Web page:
Reality is often different than perception. We all have preconceived ideas of just about everything. We’re influenced by our families, social circles, backgrounds and cultures. And then of course there’s the media. Sometimes it can be hard to track where our ideas come from. Since I became a citoyenne engagée two years ago, there are a great many things that I have learned. Mostly, I have found myself fielding questions from journalists and answering, “actually no, that’s not true. It might be the perception but the reality is very different.”
For three years, Marci Babineau’s backyard chickens made her the poster girl for the urban chicken movement in Montreal. Media outlets big and small covered the story all the way to Toronto. The day I spoke to Marci was the day after her chickens had moved to the Eastern Townships. She was missing them but as far as she was concerned they had earned their new country home. For over two years the chickens (they had names) had supplied Marci and her family with five eggs a day – a lot of work for five chickens.
According to Steve Larkin, the secret to his success is oxygen. Plenty of it – rushing around other people’s blood. His theory goes like this: If you want people to enjoy themselves they need oxygen. That means opening their mouths a lot, laughing, singing along, moving a bit if you like. At one of his gigs in Winnipeg this summer there was someone dancing naked in the audience by the end of it -”thats probably a bit too much oxygen” he admits.
We are blessed to be living in a city where companies like Table D’Hôte take enormous risks and allow artists to dream in multi- dimensional technicolour. This is not a review. There are people for whom the myths and stories of the Inuit people are irritating or tedious. I am not one of these. Set in a beautifully constructed environment two remarkable performers gave extraordinary performances and I could not help but be deeply moved.
In the early hours of the morning five years ago today, Rover’s first post appeared in cyberspace under Mélanie Grondin’s byline (see image). In the meantime, more than 300 writers have contributed 1968 posts. Are you sitting down? That’s just over a million words.
Radio play without radio play sounds like an impossible contradiction, but it may be Terius Youngdell Nash’s dilemma. Working under the moniker The-Dream, Nash has both…
I am worn-out. After five days of late nights, blasting speakers and a whole lot of hustle and bustle, this grandma needs to hit the hay.…
This is a well-directed well-acted and beautifully written play. The performance is extraordinary. Sehar Bhojani portrays the lives of three women each of a different generation of Hindu women in a single family. Her ability to evoke tears and laughter is the mark of a fine actor with great skill. Lib Spry directed this with terrific sensitivity and insight. She managed to present the more horrific scenes without the prurience of violence and was nonetheless able to evoke the horrors of war and death brilliantly. Spry was able to work the enormous number of transitions in a smooth and effortless manner.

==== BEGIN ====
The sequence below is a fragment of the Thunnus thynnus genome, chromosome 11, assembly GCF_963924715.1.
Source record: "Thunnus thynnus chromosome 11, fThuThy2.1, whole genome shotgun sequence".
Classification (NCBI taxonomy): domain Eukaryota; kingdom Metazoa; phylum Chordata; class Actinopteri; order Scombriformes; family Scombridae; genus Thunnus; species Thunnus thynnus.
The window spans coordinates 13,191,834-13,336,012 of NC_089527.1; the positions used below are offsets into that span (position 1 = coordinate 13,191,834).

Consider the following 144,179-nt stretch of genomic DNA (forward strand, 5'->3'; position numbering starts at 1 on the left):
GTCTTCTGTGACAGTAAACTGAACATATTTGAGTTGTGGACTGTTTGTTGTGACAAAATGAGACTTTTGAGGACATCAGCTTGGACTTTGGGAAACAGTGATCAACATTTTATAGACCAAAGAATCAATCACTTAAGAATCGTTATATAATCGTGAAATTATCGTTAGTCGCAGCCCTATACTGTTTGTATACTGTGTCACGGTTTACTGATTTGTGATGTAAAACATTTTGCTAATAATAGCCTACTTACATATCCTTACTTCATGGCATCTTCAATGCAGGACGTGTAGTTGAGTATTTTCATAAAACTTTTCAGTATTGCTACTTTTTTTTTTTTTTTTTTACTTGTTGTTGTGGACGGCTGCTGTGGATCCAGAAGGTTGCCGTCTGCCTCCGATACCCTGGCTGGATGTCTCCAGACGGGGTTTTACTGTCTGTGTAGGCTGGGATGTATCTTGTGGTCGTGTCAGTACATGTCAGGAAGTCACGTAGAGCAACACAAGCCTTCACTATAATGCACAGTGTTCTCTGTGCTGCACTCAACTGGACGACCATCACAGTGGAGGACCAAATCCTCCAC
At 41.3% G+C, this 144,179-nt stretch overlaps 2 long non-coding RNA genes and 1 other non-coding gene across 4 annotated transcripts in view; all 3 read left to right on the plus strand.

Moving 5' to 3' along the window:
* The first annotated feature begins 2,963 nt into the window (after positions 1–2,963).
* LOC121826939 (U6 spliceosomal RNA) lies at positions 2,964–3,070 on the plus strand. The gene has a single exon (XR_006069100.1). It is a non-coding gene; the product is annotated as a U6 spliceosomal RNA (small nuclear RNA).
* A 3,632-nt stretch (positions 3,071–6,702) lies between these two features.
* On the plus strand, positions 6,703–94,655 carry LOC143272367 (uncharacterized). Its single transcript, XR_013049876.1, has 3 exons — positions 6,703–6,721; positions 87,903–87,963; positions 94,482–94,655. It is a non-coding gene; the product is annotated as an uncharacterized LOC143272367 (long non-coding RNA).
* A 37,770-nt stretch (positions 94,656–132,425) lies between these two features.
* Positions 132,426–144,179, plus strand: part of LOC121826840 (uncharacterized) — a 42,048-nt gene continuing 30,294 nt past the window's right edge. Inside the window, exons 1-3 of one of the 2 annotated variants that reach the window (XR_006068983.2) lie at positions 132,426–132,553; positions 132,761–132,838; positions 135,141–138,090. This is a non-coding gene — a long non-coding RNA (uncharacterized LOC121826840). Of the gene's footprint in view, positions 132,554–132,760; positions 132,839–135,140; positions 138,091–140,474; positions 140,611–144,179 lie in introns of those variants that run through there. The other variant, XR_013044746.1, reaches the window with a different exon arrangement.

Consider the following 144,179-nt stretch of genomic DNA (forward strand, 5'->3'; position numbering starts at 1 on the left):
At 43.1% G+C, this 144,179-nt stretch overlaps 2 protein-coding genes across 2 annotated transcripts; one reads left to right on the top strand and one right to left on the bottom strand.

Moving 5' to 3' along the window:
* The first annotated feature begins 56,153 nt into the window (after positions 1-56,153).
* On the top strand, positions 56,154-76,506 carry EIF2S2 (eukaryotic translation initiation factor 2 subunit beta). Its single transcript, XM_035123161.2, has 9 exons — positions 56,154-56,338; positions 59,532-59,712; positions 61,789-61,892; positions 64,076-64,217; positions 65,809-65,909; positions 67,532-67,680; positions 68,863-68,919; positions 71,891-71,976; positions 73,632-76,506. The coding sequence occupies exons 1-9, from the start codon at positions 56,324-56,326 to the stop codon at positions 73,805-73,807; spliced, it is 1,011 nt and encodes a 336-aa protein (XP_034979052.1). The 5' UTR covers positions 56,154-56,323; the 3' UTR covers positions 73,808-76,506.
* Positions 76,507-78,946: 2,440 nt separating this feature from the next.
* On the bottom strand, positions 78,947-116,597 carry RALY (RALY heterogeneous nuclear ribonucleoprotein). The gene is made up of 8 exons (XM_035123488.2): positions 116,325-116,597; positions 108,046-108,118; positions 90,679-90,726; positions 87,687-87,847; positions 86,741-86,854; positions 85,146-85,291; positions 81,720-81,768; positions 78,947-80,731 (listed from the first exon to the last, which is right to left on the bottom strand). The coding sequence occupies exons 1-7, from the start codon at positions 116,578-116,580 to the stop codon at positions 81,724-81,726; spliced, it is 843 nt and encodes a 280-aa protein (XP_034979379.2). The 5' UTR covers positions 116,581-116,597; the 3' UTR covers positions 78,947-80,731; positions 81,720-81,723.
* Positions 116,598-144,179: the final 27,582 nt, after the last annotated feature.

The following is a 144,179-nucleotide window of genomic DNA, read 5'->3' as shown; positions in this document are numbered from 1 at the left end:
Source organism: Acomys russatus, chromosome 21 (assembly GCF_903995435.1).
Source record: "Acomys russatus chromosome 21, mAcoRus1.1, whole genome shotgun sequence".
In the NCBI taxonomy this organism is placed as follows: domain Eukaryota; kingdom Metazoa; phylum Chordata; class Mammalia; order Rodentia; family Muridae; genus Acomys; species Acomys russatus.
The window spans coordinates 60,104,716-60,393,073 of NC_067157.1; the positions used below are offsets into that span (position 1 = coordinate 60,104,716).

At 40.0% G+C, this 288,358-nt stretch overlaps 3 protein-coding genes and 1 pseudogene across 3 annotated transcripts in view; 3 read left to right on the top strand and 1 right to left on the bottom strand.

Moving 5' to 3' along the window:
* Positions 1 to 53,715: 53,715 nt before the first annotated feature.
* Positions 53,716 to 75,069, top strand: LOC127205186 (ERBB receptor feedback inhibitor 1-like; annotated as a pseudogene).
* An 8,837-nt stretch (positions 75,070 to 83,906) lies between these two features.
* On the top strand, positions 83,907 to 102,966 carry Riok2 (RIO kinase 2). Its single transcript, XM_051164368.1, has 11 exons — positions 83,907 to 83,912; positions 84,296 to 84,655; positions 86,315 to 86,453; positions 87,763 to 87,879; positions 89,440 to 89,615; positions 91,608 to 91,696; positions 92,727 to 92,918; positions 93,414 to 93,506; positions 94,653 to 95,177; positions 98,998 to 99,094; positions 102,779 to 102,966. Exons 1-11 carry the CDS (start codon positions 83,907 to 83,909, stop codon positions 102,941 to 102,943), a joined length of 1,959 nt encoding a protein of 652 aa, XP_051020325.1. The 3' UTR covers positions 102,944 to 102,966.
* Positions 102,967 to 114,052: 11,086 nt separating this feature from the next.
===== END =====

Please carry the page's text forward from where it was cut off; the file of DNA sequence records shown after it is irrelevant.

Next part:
Lisa Moore returns with a novel that makes good on the accolades she received for February, her 2009 title. Caught opens with a prisoner on the run, David Slaney, a would-be smuggler who escapes from prison on the eve of his 25th birthday. Slaney had been four years into a sentence for spearheading one of the biggest pot-smuggling cases in Canadian history, but now that he’s out, he and his buddy Hearn plan to do it all over again. This time, they won’t get caught.
En général, un spectacle de cirque met l’accent sur les acrobaties et les prouesses artistiques plutôt que sur l’histoire. Bien sûr, il y a une histoire, mais elle est souvent vite oubliée ou alors ses fils conducteurs se détachent pour ne plus se rattacher. Ce n’est pas le cas du Murmure du Coquelicot, la nouvelle coproduction du Théâtre du Nouveau Monde et de la troupe Les 7 doigts de la main.
You know you just might be in a municipal election campaign when a Danish documentary on 21st century urban planning packs Cinéma du Parc’s largest theatre…
Like every year, the 2013 Pop Montréal festival is stuffed to the gills with five delicious nights of music. It’s easy to get overwhelmed around this…
Le concept de « pièce à l’intérieure d’une pièce » peut être maladroit entre les mains d’un dramaturge peu expérimenté. Mais lorsque les transitions se font organiquement et que les lignes se brouillent, comme c’est le cas pour La Vénus au vison, de David Ives, les spectateurs s’investissent dans la pièce — dans les deux pièces — et les résultats sont spectaculaires.
To mark 50 years to the day that Place des Arts opened, Opéra de Montréal presented a crowd-pleaser, the melodic, exotic and – by opera standards – short Lakmé. No less then Pauline Marois was in attendance (and was that Justin Trudeau I fleetingly glimpsed in the premium seats?). Before the curtain rose to reveal the set-and-costume designer’s stunning eye-candy, a speech was presented by cast member Florie Valiquette, dressed in extravagant late-Victorian finery. So the scene was set for something remarkable, but while the performances were often very pleasing, the evening never really fired vocally.
For their intricate designs, Afghani rugs are considered among the most distinctive of oriental carpets. Often, they are as red as the poppies that have fuelled both the country’s economy and the rivers of blood in its history. Whatever the pattern, rugs from Afghanistan are prized for their weave. And that is also true of the novels by Khaled Hosseini, the bestselling author of The Kite Runner and A Thousand Splendid Suns. He’s a master weaver of tales.